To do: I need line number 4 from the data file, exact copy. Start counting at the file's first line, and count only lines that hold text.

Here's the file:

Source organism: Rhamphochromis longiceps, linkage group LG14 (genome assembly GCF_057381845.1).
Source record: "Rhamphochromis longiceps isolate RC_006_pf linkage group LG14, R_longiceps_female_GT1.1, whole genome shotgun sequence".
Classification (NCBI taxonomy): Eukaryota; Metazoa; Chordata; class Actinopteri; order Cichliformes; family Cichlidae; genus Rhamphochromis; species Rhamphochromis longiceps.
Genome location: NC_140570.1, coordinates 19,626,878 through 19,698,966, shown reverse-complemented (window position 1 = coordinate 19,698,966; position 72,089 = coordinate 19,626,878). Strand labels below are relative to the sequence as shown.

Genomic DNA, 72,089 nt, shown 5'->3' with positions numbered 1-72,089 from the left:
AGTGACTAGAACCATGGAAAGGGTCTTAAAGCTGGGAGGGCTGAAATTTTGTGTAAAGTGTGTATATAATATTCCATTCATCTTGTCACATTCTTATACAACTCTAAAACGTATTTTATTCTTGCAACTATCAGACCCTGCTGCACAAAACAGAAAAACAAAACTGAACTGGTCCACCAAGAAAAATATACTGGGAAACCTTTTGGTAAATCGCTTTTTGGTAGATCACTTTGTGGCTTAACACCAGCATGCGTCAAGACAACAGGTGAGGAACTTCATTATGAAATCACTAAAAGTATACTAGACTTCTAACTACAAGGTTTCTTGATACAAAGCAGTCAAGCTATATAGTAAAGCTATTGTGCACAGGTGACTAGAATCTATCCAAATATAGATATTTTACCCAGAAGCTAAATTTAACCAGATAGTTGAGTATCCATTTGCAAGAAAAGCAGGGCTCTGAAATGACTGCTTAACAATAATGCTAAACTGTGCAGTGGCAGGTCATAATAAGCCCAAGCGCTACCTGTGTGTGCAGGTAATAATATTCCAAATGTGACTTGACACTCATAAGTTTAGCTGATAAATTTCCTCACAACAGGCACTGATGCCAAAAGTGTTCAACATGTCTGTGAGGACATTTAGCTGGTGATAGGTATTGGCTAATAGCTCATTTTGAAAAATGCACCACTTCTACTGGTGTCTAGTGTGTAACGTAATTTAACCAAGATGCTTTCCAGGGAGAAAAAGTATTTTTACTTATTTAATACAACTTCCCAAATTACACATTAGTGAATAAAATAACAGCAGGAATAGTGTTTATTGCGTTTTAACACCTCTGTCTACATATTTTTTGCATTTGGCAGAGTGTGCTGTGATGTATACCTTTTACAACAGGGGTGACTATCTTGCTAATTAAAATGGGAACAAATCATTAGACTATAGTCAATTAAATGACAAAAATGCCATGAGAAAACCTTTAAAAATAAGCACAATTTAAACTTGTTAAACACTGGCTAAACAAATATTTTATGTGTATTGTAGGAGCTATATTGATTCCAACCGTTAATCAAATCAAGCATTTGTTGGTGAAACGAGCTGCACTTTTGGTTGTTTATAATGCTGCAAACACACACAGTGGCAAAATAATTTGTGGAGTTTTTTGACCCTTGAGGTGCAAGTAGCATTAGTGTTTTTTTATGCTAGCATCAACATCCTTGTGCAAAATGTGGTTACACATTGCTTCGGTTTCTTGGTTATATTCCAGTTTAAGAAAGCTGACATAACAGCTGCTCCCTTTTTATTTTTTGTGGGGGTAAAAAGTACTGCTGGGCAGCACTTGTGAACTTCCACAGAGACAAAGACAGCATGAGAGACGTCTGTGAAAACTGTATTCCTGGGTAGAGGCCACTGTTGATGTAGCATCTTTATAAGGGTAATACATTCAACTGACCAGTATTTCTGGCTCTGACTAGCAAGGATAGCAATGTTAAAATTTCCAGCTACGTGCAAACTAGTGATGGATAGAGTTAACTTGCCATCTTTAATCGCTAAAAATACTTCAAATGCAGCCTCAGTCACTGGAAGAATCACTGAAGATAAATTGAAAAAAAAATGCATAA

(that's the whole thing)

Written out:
Genome location: NC_140570.1, coordinates 19,626,878 through 19,698,966, shown reverse-complemented (window position 1 = coordinate 19,698,966; position 72,089 = coordinate 19,626,878). Strand labels below are relative to the sequence as shown.